Prime Minister Fredrik Reinfeldt's Alliance has been performing badly for months and over the summer it appeared extremely unlikely that his government could get re-elected.
But as The Local reported on Sunday, fewer Swedes are planning to vote against the Alliance than a week ago and support for the Social Democrat-led opposition is dropping.
However, just how much the Red-Green lead has narrowed varies widely according to different opinion polls.
Sunday's survey by Novus put it at 8.6 percentage points but another survey released over the weekend suggested an even smaller gap of 4.5 percentage points, down from 7.3 points a week earlier and around 10 percent a month ago.
It suggests that an extra 135,000 votes for the Alliance could put them neck-and-neck with the Red-Greens, indicating that the election result could be much closer than many had previously speculated.
Sweden allows its citizens to cast their ballots in ahead of polling day in some parts of the country, but a fall in advance voting also appears to suggest that many voters remain undecided.
According to Sweden's Election Authority website, 881,364 advance votes had been recorded by Monday lunchtime, compared with 912,156 a week before the election in 2010.
There is also speculation that turnout could be lower than in previous years.
Political commentator Dr Stig-Björn Ljunggren told The Local he believes the final outcome won't be too surprising.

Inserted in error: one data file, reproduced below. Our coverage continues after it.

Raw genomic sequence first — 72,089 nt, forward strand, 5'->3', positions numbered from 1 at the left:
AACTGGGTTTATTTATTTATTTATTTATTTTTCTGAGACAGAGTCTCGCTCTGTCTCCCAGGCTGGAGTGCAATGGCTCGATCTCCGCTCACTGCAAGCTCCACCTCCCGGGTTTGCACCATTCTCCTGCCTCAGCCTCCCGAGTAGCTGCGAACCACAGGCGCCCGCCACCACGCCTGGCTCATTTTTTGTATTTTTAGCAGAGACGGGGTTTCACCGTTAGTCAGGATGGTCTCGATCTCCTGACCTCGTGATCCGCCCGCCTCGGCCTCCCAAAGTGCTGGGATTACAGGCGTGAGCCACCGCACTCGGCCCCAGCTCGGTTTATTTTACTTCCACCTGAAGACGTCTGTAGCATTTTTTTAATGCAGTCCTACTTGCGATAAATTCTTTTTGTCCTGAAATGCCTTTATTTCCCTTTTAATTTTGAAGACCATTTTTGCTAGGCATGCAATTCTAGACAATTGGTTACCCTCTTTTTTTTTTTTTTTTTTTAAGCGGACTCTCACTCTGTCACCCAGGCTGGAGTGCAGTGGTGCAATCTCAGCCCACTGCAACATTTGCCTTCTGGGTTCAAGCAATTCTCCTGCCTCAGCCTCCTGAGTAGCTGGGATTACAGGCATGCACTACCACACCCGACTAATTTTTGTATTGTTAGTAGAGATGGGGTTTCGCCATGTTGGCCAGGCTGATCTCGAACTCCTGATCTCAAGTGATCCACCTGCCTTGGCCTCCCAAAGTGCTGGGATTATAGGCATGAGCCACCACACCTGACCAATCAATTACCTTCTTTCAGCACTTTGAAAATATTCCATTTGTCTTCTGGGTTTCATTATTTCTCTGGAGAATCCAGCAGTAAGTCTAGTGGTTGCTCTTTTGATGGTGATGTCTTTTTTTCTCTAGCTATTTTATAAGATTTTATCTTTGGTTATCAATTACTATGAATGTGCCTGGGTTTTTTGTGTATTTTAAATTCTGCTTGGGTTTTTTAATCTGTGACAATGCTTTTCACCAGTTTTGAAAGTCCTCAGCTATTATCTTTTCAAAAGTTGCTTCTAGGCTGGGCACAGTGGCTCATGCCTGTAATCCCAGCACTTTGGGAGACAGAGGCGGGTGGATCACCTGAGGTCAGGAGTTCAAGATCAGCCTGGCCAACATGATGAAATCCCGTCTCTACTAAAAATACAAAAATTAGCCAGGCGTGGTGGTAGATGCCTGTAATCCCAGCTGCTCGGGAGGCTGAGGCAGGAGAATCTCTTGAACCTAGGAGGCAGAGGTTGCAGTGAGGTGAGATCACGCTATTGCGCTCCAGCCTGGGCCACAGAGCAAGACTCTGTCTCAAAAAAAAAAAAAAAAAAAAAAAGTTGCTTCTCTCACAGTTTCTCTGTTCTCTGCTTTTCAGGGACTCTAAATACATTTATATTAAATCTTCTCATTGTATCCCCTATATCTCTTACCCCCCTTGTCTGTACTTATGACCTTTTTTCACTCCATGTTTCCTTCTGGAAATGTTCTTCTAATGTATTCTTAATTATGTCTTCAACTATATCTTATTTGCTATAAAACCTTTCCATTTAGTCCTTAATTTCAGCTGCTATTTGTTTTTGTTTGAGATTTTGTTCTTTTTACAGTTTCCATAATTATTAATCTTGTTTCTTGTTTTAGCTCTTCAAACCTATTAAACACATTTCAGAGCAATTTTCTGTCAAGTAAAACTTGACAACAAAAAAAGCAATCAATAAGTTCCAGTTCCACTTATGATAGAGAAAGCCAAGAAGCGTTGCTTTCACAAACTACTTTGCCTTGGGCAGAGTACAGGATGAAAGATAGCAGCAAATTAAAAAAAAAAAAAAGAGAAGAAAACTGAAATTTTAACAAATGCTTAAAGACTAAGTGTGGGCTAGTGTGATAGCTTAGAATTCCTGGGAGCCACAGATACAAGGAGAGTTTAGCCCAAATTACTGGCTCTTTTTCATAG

"It is very unlikely that there will be such a dramatic change that the Social Democrats don't end up in government," he said on Monday.
But he argued that it was plausible that Fredrik Reinfeldt might attempt to stay in power if the gap between the Alliance and the Red-Greens continues to narrow.
"There are a lot of people speculating that the Prime Minister could seek help from the Sweden Democrats," he added.
"However everyone who knows him will tell you he hates everything they stand for, so I think that is very unlikely."
Dr Ljunggren said he believed there were several factors that could influence the election's outcome during the final week of campaigning:
- A political scandal involving any of the party leaders or top candidates
- Russia flexing its muscles further in Ukraine. Voters are more likely to select a sitting government during a international crisis
- Unexpected new policy announcements on key election issues such as healthcare, unemployment or immigration
On Sunday Prime Minister Fredrik Reinfeldt said that he was still "completely convinced that we can still change people".
He told reporters "a lot of people have indicated that they're still uncertain, and in that sense it's an open race".
"I will fight to do that all the way until the polling booths close," he added.